Lord Byron's 'Don Juan' one of the greatest poems of the 19th century is explored in a new Library display.
Byron began the work in Italy where he had fled to avoid scandal around his private life. It told the story of hero Don Juan's adventures and romances in exotic lands, yet it was provocative because it also mocked religion and society's values, and made fun of public figures.
Because of the controversy surrounding the poem, parts — cantos — I and II were published anonymously in July 1819 by John Murray II.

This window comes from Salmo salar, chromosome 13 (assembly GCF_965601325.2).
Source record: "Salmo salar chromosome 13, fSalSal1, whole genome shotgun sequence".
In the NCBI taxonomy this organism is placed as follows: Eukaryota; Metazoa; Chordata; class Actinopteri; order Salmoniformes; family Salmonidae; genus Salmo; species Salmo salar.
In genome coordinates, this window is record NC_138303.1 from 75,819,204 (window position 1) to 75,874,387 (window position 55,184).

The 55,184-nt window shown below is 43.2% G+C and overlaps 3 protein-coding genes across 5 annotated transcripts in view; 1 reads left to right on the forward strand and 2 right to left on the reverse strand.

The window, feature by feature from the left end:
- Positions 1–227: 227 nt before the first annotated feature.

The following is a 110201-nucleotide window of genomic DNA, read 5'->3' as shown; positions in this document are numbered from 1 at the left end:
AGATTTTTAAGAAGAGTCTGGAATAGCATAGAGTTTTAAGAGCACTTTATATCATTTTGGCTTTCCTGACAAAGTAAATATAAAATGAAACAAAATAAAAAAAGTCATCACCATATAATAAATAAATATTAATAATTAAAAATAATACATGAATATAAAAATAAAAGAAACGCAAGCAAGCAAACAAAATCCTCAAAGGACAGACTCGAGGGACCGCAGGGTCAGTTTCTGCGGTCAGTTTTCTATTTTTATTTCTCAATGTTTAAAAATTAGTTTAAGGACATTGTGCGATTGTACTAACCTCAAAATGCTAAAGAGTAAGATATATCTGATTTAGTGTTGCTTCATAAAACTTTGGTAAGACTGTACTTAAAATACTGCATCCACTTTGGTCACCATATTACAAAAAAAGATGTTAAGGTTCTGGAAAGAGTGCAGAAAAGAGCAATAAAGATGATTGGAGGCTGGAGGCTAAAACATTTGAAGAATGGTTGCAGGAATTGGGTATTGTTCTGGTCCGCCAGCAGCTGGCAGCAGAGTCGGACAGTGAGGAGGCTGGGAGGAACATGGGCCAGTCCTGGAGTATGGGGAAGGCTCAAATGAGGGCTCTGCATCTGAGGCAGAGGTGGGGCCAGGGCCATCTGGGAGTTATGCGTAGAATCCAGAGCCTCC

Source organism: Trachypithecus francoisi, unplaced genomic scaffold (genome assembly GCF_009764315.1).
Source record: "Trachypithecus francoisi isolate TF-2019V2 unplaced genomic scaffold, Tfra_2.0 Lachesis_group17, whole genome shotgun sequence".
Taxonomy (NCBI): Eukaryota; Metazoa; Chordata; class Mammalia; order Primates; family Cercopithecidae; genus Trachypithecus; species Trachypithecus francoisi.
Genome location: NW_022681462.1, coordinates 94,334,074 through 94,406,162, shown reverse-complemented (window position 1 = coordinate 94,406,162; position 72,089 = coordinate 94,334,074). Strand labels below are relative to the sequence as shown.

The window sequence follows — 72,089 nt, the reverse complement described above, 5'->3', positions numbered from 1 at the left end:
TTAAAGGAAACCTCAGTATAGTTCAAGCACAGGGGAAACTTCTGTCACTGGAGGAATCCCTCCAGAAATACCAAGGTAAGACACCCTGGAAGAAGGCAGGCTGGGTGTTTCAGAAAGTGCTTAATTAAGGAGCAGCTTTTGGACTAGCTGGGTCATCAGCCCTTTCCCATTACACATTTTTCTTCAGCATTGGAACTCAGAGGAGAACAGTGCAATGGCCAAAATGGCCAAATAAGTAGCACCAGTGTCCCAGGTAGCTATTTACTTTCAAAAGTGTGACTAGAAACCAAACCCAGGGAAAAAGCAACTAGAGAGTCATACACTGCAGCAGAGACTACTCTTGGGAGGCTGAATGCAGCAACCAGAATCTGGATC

John Murray anticipated a reaction from readers, and compared publication to 'having fired a bomb' when he wrote to Byron the day after it was published.
Visitors can see letters written and received by Byron, as well as the manuscript of cantos I, II and V with his annotations and additions.
The display opens on Thursday 18 April and runs until Saturday 27 July.
Read more in the 'Don Juan' display media release.
12 April 2019